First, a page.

The appellant, Tommy Young, was convicted in the Superior Court of Dougherty County for theft by taking, aggravated assault, aggravated battery, malice murder, escape and felony murder. The offenses of aggravated assault and malice murder were set aside in the trial court but the remaining convictions are in issue on this appeal. The state sought the death penalty for the homicide, but appellant received a sentence of life imprisonment for it and lesser prison terms for the other offenses. There are a number of alleged errors enumerated in this appeal, but the controlling issue grows out of appellant's arrest without a warrant by a private citizen for shoplifting. The crucial question is whether appellant's arrest was lawful because the felony murder conviction is based on appellant's escape (a felony) from custody following this arrest when the homicide occurred.
It is not necessary to summarize all the evidence at trial because the state concedes in this appeal that appellant was arrested by a private citizen without a warrant and appellant tacitly acknowledges the evidence shows he caused the death of the store manager while fleeing from the scene of the store where he was accused of shoplifting with his two companions.
We have reviewed the transcript of evidence from the trial and in our opinion it authorizes the factual conclusion that appellant was detained at the store by the manager until a police officer could arrive and this was done after appellant made an incriminating admission to the manager. Subsequently, the manager was slain by appellant during appellant's escape from the custody of the police officer who came to the store to take charge of appellant. It is equally clear that the officer had no authority to make an initial arrest of appellant as he had no warrant and no crime was committed in his presence. If appellant's arrest was lawful, it must depend entirely upon whether the store manager was authorized under Georgia law to arrest appellant and detain him for the police officer.
Appellant argues that he committed no crime in the presence of the store manager and therefore the manager, who came to the store shortly after the alleged shoplifting by appellant and his companions, had no authority to arrest him. On the other hand, the state argues that appellant's admission to the manager, coupled with other corroborating evidence of the shoplifting which was known by the manager, authorized appellant's arrest by the manager under Code Ann. 27-211 (Rev. 1972).
The offense (shoplifting), for which appellant was arrested by the store manager, is a misdemeanor. "It is a well-settled principle of the law of this state, and, as far as we are advised, of all other jurisdictions, that a private individual cannot make an arrest for a misdemeanor unless the offense is committed in his presence or within his immediate knowledge." Delegal v. State, 109 Ga. 518 521 (35 SE 105) (1899). Thus, the decisive question we confront is whether appellant's arrest was for a misdemeanor committed within the immediate knowledge of the store manager. We think it was.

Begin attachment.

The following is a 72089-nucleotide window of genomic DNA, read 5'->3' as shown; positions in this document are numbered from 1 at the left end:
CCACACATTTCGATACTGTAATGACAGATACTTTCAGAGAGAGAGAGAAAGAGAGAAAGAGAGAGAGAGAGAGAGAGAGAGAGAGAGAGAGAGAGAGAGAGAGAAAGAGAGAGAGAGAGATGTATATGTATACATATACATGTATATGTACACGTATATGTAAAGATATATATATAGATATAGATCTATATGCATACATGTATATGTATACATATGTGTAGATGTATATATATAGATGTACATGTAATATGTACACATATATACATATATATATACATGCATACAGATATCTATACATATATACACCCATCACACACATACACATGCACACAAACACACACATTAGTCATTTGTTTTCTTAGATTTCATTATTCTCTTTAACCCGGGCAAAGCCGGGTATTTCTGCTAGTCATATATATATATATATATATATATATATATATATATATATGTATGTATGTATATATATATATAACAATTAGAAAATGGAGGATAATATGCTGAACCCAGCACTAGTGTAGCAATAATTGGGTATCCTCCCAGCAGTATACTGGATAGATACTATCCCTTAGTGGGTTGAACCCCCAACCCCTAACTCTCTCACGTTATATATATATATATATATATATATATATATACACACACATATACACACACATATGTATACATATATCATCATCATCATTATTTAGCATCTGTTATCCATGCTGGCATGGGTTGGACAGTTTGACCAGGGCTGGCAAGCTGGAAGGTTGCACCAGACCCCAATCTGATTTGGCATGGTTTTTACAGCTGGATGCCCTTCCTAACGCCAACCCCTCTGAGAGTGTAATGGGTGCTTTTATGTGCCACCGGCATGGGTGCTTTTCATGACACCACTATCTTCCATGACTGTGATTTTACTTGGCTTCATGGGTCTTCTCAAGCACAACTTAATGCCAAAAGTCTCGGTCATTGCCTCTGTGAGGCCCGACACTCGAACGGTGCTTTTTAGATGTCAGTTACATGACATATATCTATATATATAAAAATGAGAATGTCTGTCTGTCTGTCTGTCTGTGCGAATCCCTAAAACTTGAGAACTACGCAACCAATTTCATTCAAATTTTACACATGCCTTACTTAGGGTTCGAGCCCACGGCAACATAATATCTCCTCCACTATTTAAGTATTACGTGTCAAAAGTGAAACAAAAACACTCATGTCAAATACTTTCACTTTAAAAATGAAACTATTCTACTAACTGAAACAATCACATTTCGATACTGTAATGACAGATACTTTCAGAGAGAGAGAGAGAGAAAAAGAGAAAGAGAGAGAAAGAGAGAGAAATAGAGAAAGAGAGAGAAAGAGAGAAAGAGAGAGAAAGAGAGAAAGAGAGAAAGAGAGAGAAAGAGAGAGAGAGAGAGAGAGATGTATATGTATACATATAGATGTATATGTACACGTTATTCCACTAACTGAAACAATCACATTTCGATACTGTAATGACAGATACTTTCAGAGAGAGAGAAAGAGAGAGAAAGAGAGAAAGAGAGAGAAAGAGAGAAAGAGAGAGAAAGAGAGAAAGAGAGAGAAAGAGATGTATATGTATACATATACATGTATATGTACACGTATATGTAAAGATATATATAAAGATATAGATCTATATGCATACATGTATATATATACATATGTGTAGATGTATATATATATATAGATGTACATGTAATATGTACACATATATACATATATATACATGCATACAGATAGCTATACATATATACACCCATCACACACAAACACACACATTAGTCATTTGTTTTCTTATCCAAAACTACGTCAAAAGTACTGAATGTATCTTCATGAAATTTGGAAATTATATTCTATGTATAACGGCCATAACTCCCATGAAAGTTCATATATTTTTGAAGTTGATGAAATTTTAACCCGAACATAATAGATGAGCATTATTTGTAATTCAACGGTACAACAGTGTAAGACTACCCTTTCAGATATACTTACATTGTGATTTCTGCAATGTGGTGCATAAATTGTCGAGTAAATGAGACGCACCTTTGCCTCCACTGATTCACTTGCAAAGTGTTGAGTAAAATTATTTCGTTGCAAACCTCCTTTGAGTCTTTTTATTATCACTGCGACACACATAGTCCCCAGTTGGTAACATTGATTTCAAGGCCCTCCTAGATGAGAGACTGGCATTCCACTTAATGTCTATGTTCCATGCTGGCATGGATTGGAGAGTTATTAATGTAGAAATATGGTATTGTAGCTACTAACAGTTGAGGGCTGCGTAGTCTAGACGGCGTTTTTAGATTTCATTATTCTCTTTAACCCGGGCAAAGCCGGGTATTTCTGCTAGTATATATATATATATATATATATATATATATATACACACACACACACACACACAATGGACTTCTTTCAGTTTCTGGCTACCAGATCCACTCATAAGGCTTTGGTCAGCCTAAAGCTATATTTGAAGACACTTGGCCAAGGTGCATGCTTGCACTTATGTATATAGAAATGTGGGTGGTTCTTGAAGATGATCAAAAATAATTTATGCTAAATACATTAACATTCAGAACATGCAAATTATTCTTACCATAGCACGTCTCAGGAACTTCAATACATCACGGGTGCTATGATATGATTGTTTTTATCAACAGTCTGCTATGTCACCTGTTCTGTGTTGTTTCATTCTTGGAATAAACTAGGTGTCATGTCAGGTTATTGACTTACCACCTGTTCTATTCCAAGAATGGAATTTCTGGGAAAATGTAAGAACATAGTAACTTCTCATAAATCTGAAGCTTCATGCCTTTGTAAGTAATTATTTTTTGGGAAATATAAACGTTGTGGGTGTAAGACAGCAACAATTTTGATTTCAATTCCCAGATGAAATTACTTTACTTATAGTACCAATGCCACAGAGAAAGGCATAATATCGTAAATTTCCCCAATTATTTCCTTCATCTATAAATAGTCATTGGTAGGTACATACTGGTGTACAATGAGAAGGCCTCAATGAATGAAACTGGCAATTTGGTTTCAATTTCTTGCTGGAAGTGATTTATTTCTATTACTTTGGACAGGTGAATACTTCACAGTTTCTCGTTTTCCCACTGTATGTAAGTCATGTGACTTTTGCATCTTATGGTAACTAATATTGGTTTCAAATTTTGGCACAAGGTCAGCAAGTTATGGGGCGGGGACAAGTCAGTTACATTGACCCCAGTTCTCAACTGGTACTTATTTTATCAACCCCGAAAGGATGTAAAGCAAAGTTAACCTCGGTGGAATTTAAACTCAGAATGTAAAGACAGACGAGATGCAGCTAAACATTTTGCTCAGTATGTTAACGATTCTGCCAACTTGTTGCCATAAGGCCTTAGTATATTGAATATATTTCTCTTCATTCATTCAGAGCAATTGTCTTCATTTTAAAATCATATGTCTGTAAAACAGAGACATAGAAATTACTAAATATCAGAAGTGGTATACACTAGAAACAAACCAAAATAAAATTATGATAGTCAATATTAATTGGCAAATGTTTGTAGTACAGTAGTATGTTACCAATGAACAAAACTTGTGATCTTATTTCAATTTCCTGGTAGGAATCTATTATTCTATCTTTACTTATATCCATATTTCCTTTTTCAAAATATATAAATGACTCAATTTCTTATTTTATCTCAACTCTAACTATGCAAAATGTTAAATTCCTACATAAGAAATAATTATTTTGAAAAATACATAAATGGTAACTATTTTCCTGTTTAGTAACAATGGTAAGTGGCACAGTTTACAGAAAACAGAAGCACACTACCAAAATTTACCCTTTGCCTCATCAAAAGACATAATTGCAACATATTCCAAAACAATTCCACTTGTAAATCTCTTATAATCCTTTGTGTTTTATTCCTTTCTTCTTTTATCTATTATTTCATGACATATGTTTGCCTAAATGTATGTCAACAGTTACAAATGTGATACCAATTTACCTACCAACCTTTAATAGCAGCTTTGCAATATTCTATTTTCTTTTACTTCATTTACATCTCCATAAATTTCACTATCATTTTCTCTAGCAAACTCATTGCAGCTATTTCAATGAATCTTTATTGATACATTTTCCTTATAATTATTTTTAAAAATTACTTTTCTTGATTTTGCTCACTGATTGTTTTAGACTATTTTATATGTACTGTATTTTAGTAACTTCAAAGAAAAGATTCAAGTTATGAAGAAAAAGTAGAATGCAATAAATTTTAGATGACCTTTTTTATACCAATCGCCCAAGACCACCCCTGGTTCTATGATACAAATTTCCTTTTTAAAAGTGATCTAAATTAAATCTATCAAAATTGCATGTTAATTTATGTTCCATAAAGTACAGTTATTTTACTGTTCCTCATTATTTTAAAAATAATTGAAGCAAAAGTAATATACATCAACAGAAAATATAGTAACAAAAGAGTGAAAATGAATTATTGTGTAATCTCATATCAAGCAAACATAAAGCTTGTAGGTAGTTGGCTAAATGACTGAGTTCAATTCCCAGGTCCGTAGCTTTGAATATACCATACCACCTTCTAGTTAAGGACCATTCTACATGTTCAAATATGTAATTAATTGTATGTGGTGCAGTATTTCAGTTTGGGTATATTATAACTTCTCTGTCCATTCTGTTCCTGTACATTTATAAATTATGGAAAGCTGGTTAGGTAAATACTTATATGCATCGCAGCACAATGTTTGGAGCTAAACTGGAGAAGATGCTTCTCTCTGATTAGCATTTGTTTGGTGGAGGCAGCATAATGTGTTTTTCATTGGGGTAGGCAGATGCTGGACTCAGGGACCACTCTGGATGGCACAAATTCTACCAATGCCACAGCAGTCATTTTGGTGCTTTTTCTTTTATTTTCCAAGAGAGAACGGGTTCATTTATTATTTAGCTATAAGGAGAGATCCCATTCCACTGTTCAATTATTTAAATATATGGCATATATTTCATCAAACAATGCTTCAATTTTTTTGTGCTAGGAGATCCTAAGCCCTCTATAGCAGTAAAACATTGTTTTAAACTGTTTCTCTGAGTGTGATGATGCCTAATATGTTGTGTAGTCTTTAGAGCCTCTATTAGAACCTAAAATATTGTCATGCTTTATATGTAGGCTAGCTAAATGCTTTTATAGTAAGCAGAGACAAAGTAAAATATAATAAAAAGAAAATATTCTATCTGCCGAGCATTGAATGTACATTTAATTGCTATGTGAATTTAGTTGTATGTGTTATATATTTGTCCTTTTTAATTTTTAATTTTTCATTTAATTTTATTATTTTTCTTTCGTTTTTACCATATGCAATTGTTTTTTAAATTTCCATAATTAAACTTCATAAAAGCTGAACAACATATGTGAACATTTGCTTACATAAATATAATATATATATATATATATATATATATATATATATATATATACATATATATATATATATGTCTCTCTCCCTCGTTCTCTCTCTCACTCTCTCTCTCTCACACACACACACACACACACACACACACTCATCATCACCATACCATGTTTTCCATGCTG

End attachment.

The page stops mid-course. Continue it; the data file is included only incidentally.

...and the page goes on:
While the actual shoplifting was not done in the sight of the manager, appellant's admission, together with other evidence of the shoplifting known by the manager at the store, were sufficient to bring the offense within the immediate knowledge of the manager and authorize him to arrest appellant without a warrant. The terms "in the presence of" and "within his immediate knowledge" have been held to be synonymous. Piedmont Hotel Co. v. Henderson, 9 Ga. App. 672
, 681 (72 SE 51
) (1911). See also Humphrey v. State, 231 Ga. 855 (204 SE2d 603) (1974)
. The Court of Appeals recently reached a similar result in Moore v. State, 128 Ga. App. 20 (195 SE2d 275) (1973)
, where it was held that an admission of an offense by an accused to the arresting party is tantamount to the commission of the offense in the presence of the party making the arrest. Whether the offense is said to be in the presence of, or within the immediate knowledge of, the arresting party, the result is the same as the two phrases mean the same thing.
We conclude that appellant was arrested by the store manager for shoplifting and that his arrest without a warrant was lawful under the circumstances of this case within the meaning of Code Ann. 27-211 (Rev. 1972). Therefore, appellant's subsequent slaying of the store manager during appellant's escape from the custody of the officer who took charge of appellant from the manager authorized the felony murder Conviction.
The conviction for the offense of escape must be set aside as it merged into the greater crime of the felony murder. See Tarpkin v. State, 236 Ga. 67
, 71 (22 SE2d 364
) (1976). However, the remaining convictions do not involve the same victim and relate to criminal elements separate and apart from the felony murder. These convictions, therefore, will be affirmed. We find no merit in any of the other enumerations of error asserted in this appeal.
Vansant & Engram, B. Sam Engram, Jr., for appellant.